Chris Arnold

"O Canada," the national anthem of our neighbors up north, comes in two official versions — English and French. They share a melody, but differ in meaning.

Let the record show: neither version of those lyrics contains the phrase "all lives matter."

But at the 2016 All-Star Game, the song got an unexpected edit.

At Petco Park in San Diego, one member of the Canadian singing group The Tenors — by himself, according to the other members of the group — revised the anthem.

School's out, and a lot of parents are getting through the long summer days with extra helpings of digital devices.

How should we feel about that?

Police in Baton Rouge say they have arrested three people who stole guns with the goal of killing police officers. They are still looking for a fourth suspect in the alleged plot, NPR's Greg Allen reports.

"Police say the thefts were at a Baton Rouge pawn shop early Saturday morning," Greg says. "One person was arrested at the scene. Since then, two others have been arrested and six of the eight stolen handguns have been recovered. Police are still looking for one other man."

A 13-year-old boy is among those arrested, Greg says.

Copyright 2016 NPR. To see more, visit http://www.npr.org/.

After an international tribunal invalidated Beijing's claims to the South China Sea, Chinese authorities have declared in no uncertain terms that they will be ignoring the ruling.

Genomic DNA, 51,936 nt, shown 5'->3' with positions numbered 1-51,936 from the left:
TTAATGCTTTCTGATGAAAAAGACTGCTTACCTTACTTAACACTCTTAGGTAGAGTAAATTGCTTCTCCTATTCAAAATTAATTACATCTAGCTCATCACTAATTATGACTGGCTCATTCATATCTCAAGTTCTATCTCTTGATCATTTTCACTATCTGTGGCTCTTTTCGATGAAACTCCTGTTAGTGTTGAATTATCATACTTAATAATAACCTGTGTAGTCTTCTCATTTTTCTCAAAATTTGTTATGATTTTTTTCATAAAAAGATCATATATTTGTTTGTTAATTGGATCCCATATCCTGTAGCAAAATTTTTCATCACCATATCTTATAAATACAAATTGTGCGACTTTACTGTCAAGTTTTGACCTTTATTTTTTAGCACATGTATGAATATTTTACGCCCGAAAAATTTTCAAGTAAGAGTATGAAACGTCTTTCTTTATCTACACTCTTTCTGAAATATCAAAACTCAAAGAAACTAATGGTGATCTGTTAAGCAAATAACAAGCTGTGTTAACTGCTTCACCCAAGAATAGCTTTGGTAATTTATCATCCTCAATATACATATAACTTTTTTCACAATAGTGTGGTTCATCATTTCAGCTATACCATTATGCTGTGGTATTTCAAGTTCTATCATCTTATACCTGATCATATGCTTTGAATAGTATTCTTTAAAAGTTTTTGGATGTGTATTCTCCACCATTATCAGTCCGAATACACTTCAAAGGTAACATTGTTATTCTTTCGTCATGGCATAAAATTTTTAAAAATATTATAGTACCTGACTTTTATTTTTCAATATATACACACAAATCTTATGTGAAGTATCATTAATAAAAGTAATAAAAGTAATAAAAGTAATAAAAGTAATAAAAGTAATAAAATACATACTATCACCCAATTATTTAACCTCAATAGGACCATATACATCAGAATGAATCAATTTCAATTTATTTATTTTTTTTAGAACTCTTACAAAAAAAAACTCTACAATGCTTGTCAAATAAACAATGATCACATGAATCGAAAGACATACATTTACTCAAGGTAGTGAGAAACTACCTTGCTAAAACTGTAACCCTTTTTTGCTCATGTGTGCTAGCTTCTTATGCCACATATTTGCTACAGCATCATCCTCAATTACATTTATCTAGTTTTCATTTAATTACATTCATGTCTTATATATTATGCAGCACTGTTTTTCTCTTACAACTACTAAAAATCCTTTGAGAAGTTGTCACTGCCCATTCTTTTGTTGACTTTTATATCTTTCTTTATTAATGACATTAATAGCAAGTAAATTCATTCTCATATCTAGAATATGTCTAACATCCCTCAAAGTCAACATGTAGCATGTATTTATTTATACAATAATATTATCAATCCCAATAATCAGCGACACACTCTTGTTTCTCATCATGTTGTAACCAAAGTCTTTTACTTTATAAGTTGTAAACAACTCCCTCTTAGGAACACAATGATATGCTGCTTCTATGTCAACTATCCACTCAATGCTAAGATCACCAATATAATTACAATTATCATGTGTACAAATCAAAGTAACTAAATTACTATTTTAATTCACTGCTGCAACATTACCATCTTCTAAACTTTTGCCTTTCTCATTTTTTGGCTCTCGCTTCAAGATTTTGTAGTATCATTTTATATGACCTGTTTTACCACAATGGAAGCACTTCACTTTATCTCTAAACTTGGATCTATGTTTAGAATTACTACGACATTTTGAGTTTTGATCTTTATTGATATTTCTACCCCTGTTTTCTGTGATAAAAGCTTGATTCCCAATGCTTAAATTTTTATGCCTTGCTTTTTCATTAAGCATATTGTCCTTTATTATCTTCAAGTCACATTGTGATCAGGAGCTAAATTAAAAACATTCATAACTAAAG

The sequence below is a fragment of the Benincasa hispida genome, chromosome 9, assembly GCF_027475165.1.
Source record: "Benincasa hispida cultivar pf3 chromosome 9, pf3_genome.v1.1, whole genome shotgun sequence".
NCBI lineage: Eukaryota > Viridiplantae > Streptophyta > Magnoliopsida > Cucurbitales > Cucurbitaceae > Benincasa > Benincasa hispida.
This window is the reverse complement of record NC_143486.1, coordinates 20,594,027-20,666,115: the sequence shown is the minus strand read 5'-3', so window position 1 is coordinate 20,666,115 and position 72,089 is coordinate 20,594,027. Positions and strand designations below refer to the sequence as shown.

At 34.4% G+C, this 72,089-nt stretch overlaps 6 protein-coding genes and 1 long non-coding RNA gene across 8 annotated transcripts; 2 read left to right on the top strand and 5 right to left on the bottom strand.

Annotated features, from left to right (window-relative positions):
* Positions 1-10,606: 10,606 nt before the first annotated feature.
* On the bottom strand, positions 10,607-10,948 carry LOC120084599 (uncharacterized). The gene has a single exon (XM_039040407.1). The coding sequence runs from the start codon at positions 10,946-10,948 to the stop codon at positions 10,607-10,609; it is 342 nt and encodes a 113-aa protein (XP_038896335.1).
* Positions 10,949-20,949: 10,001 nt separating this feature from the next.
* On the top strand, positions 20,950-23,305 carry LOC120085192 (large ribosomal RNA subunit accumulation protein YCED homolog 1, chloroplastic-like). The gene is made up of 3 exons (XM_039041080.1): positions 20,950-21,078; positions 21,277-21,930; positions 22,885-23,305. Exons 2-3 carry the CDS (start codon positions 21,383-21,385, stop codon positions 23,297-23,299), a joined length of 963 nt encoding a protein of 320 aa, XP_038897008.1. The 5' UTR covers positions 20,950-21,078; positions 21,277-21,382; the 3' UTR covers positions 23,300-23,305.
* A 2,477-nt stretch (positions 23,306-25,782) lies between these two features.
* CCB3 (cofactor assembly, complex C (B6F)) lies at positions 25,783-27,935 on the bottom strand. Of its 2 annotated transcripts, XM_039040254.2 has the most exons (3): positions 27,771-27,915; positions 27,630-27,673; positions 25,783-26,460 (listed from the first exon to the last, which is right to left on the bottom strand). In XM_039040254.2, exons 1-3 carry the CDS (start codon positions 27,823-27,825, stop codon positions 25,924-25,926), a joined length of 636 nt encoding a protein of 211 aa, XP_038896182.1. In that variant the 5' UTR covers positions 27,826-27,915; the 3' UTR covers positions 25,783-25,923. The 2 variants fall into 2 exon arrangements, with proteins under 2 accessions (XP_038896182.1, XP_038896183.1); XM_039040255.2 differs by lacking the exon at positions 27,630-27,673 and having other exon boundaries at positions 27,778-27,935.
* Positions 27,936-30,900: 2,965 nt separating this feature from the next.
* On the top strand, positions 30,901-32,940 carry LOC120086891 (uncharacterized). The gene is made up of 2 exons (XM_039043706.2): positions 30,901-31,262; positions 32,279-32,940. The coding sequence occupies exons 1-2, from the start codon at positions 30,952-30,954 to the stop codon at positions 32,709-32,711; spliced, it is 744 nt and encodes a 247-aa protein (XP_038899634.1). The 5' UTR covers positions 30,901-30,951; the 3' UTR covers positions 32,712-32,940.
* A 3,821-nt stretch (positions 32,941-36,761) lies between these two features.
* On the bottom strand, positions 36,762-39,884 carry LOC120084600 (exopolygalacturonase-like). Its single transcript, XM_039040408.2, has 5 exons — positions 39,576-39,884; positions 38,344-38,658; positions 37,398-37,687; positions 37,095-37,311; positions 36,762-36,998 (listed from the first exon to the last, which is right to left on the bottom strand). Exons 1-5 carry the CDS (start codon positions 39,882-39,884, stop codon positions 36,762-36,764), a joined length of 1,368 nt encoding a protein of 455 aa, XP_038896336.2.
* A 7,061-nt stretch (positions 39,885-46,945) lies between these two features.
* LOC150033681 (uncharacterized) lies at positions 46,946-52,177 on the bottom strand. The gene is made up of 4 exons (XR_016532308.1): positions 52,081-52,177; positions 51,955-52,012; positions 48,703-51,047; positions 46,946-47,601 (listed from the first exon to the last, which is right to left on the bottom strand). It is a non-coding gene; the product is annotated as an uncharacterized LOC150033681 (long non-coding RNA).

The Philippines brought the case to the Permanent Court of Arbitration in The Hague, objecting to China's claims to maritime rights in the disputed waters. The tribunal agreed that China had no legal authority to claim the waters and was infringing on the sovereign rights of the Philippines.

Donald Trump is firing back at Supreme Court Justice Ruth Bader Ginsburg after she disparaged him in several media interviews. He tweeted late Tuesday that she "has embarrassed all" with her "very dumb political statements" about the candidate. Trump ended his tweet with "Her mind is shot - resign!":

Donald Trump wrapped up his public tryout of potential vice presidential candidates in Indiana Tuesday night with Gov. Mike Pence giving the final audition.

The Indiana governor's stock as Trump's possible running mate is believed to be on the rise, with New Jersey Gov. Chris Christie and former House Speaker Newt Gingrich also atop the list. Sources tell NPR the presumptive GOP presidential nominee is close to making a decision, which he's widely expected to announce by Friday.

Copyright 2016 NPR. To see more, visit http://www.npr.org/.

The unassuming hero of Jonas Karlsson's clever, Kafkaesque parable is the opposite of a malcontent. Despite scant education, a limited social life, and no prospects for success as it is usually defined, he's that rarity, a most happy fella with an amazing ability to content himself with very little. But one day, returning to his barebones flat from his dead-end, part-time job at a video store, he finds an astronomical bill from an entity called W.R.D. He assumes it's a scam. Actually, it is more sinister-- and it forces him to take a good hard look at his life and values.

Copyright 2016 NPR. To see more, visit http://www.npr.org/.

Pages